“If you believe the hype, public cloud providers are in a cutthroat price war and ‘race to the bottom,’ where margins are being slashed, and profitability is at risk,” said Dr. Owen Rogers, senior analyst at 451 Research's Digital Economics unit
LONDON and NEW YORK (PRWEB) July 16, 2015
The latest 451 Research Cloud Price Index™ finds that while on-demand pricing has fallen only slightly at 2.25% since October 2014, it is nowhere near matching the 12% reduction achieved by those enterprises that negotiate and commit.
Using 451 Research’s cloud pricing model, representing a typical multi-service on-demand application, the cost is now $1.68 per hour; in October 2014, the cost for the equivalent basket of cloud services was $1.72.
Revealing the extent to which service providers encourage commitment to help them plan capacity and ensure capital for infrastructure investment, 451 Research’s best-case price indicator is only $0.95 - a huge 44% savings compared to on-demand. The best-case price measures the same application used the same way as on-demand pricing, but takes into consideration negotiation, subscriptions, reserved instances, term commitments, and sustained-use discounts.
Although the Cloud Price Index shows compute pricing has fallen by 4% and bandwidth has come down 3%, service providers are enjoying increased revenue and profits from other services such as management, PaaS, data and storage pricing, which have remained static over the same period.
“If you believe the hype, public cloud providers are in a cutthroat price war and ‘race to the bottom,’ where margins are being slashed, and profitability is at risk,” said Dr. Owen Rogers, senior analyst at 451 Research's Digital Economics unit.
“The reality is there is no cloud price war. There are battles being fought over certain cloud services, particularly compute, where providers are seeking publicity and market share in return for price cuts. But cloud providers are more than just compute – considering 50% of our typical Web application’s costs relate to cloud databases, it’s easy to see how sales of more value-adding services can offset declining margins on basic services,” commented Rogers.
“Cloud has no bottom price,” Rogers adds. “Even if infrastructure is eventually given away for free, as long as the provider sells other services, which offset this loss, then it can still be a profitable business.”
The Cloud Price Index™ from 451 Research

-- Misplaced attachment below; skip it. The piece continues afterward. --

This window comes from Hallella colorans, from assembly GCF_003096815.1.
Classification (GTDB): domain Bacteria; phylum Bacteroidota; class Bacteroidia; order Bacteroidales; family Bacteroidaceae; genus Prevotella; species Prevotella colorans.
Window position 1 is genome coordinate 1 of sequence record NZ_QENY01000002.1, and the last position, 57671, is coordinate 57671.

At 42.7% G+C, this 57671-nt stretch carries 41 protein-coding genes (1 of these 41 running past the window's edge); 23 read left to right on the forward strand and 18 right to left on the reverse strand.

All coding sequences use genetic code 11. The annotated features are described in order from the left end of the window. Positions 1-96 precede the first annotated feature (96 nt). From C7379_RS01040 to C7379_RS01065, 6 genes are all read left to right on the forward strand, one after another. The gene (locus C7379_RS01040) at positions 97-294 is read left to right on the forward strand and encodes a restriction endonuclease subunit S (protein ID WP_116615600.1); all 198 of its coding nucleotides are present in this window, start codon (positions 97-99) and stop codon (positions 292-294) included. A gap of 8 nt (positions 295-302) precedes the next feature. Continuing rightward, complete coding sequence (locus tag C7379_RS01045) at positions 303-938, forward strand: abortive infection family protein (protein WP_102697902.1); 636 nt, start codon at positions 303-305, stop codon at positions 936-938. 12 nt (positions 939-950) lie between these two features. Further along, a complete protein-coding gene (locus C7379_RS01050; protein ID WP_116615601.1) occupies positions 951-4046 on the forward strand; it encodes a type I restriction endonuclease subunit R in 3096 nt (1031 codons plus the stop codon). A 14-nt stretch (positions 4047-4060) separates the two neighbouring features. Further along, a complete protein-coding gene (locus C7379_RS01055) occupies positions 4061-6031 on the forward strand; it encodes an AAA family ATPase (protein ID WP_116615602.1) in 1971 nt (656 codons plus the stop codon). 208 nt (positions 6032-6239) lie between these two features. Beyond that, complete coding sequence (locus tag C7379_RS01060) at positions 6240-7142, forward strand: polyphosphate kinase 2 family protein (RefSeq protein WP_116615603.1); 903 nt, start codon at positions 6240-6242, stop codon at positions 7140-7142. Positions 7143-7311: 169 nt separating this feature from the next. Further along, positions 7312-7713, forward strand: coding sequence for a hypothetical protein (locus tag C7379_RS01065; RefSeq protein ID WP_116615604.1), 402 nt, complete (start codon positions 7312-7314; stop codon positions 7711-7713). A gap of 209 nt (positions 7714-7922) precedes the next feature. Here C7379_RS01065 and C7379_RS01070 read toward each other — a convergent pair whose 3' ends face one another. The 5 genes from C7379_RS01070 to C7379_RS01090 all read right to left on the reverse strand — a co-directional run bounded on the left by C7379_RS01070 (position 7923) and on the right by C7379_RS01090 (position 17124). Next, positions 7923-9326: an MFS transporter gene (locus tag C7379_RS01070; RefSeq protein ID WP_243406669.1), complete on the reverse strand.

451 Research created the Cloud Price Index to understand the real-world cost of cloud over time. Like a consumer price index, 451 Research's Cloud Price Index is made up of a basket of goods, but in this case, it is a specification of the services required to operate a typical Web server application. The Cloud Price Index is the specification of a multi-service three-tier cloud application consisting of Linux VMs, object storage, block storage, relational databases, NoSQL databases, load balancing, access control lists and snapshot backup in a resilient architecture.
451 Research collects quotes from providers including AWS, CenturyLink, Colt, Google, Microsoft, Rackspace, Swisscom, Verizon and Windstream, representing 70% of today’s cloud market. By considering not just compute and storage in our basket, 451 analysts can understand pricing when related to end users' real expenses, as well as service providers' overall strategies. And we can analyze pricing now only in terms of on-demand consumption, but also when related to enterprise commitments and negotiations.
About 451 Research
451 Research is a preeminent information technology research and advisory company. With a core focus on technology innovation and market disruption, we provide essential insight for leaders of the digital economy. More than 100 analysts and consultants deliver that insight via syndicated research, quarterly market surveys of over 3,000 industry professionals, advisory services and live events to more than 1,000 client organizations in North America, Europe and around the world. Founded in 2000 and headquartered in New York, 451 Research is a division of The 451 Group. Learn more.